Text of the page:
Your loved one has aged, and as much as you wanted to avoid it, the time has come to place them into a nursing home. Doing so is safer for them and gives you the peace of mind that they're cared for.
The trouble is that you don't trust others to do their due diligence in caring for your loved one. You put your parent in the nursing home just a few weeks ago, and in that time, you noticed substantial changes in their behavior. They're lethargic. They've lost weight. The nursing home room doesn't smell good, and you think your loved one may not be making it to the restroom in time.
These could be signs of neglect in a nursing home. Nursing homes and their staff members are required to care for the people there and to make sure they're eating, drinking, getting baths or showers and otherwise staying happy while in the facility. Nursing home staff members are not allowed to use medications to subdue patients to make them easier to work with.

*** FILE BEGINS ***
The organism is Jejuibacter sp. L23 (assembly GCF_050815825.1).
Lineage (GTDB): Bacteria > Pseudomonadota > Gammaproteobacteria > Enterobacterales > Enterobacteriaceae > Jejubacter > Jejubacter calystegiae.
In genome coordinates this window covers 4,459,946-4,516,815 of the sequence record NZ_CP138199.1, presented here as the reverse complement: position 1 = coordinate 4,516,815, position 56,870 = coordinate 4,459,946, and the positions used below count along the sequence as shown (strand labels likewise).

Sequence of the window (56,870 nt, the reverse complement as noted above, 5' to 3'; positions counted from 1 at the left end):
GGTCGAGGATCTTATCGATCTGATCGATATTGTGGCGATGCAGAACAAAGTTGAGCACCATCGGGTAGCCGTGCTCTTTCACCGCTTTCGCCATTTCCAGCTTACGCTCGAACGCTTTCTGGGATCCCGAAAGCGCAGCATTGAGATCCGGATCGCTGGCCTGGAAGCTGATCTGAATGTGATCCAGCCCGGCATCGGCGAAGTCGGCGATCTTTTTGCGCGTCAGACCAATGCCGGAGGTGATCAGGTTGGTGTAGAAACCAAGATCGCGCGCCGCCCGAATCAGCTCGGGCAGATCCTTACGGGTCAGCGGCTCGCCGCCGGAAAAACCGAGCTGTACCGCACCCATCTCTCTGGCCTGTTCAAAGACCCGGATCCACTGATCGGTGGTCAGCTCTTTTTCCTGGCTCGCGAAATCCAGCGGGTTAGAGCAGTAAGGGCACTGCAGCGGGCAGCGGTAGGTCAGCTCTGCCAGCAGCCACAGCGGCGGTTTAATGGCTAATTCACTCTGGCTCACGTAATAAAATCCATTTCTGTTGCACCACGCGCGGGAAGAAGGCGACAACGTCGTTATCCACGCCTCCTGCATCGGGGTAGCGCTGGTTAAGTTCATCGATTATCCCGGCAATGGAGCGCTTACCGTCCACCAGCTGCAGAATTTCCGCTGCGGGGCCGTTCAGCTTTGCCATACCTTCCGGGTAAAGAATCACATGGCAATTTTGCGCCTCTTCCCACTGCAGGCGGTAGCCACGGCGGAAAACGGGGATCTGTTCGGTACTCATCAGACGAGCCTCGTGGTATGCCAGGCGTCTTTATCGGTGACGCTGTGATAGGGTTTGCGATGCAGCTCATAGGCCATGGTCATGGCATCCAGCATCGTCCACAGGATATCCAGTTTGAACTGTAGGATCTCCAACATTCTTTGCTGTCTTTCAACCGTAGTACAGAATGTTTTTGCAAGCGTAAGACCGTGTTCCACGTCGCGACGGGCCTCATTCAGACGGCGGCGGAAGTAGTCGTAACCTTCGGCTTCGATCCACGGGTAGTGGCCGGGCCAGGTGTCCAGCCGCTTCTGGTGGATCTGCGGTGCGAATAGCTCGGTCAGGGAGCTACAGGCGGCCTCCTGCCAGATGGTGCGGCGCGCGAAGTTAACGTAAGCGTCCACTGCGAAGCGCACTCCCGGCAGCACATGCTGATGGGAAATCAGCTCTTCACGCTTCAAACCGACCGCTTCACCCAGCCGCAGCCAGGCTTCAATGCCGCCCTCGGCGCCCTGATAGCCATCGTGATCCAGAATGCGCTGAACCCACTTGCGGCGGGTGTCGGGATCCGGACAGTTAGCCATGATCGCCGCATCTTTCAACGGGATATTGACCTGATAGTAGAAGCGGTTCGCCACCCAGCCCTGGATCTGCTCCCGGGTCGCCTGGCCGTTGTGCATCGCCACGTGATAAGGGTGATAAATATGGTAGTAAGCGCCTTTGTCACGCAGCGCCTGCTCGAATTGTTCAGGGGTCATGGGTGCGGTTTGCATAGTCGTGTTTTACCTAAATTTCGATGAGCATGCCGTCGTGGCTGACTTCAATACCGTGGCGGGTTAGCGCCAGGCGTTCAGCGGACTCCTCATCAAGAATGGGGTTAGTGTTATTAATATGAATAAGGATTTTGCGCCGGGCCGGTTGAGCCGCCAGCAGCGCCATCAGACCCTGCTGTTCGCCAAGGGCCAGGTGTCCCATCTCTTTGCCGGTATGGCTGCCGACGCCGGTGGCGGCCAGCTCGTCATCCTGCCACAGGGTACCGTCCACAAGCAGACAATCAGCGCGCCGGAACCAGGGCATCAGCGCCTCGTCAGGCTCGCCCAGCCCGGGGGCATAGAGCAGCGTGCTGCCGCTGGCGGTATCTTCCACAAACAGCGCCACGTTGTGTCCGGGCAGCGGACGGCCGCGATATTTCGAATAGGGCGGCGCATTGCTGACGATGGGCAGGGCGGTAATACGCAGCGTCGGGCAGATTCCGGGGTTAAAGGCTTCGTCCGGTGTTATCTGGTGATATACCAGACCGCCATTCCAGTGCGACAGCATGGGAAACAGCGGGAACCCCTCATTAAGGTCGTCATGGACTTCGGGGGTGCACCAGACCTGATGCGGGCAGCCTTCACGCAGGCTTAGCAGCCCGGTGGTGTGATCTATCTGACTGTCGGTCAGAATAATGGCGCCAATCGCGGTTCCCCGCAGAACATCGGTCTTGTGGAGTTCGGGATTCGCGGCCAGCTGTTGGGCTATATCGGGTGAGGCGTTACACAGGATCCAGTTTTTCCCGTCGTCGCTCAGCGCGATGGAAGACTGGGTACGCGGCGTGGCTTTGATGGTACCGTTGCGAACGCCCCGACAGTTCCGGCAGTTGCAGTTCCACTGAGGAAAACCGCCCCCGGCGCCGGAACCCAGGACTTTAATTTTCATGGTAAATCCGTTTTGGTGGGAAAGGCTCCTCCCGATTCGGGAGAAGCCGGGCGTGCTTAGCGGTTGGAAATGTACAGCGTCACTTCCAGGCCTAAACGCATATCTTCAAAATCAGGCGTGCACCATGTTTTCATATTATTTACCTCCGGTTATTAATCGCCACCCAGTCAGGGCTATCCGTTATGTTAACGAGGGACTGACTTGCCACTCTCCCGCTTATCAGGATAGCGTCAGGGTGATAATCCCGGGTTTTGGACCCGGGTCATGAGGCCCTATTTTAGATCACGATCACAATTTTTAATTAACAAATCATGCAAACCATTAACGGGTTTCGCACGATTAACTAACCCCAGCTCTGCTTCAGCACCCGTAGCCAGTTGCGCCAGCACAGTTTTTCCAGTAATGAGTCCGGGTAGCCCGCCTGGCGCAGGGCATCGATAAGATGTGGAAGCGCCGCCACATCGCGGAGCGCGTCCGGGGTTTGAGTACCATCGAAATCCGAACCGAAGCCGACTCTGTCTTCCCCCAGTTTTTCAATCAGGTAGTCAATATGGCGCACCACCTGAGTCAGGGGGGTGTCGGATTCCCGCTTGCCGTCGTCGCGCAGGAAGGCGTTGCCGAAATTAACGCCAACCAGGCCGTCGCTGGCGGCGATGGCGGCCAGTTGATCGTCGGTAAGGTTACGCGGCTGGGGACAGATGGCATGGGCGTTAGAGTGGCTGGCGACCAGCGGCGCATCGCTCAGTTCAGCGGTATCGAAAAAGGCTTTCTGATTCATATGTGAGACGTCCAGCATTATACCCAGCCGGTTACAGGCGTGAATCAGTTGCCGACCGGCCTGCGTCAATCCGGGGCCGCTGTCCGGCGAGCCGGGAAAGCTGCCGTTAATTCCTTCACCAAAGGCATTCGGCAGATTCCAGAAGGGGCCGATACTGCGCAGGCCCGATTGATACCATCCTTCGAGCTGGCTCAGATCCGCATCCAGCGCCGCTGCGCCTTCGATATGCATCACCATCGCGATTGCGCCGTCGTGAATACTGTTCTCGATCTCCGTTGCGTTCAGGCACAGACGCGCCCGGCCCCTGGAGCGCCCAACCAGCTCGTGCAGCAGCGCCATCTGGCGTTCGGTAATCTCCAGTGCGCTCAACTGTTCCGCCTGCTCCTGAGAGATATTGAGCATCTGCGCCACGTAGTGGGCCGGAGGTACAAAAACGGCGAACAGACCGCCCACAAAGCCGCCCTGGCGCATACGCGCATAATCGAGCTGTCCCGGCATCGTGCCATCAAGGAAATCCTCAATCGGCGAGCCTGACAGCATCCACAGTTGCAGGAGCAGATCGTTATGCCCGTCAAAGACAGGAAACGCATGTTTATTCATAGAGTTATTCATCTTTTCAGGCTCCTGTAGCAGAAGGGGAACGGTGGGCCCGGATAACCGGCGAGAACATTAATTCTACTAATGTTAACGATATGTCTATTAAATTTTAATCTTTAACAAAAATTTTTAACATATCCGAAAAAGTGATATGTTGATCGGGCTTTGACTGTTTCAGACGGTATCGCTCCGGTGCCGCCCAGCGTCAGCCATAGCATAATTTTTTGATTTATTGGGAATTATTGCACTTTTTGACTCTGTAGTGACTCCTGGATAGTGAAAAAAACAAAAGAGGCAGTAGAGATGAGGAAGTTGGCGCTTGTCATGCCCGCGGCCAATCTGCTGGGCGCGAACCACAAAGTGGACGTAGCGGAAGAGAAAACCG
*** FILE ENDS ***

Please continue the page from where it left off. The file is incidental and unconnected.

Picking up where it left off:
It is relatively common for people to fall in nursing homes, to develop infections or to generally have a decline in their health. However, if your loved one suddenly develops illnesses, injuries or other problems that were not an issue before moving into the nursing home, it's time to ask questions.
Our site has more on nursing home abuse and what you should do if you believe that your loved one is a victim of neglect. With help, you can prevent any further suffering.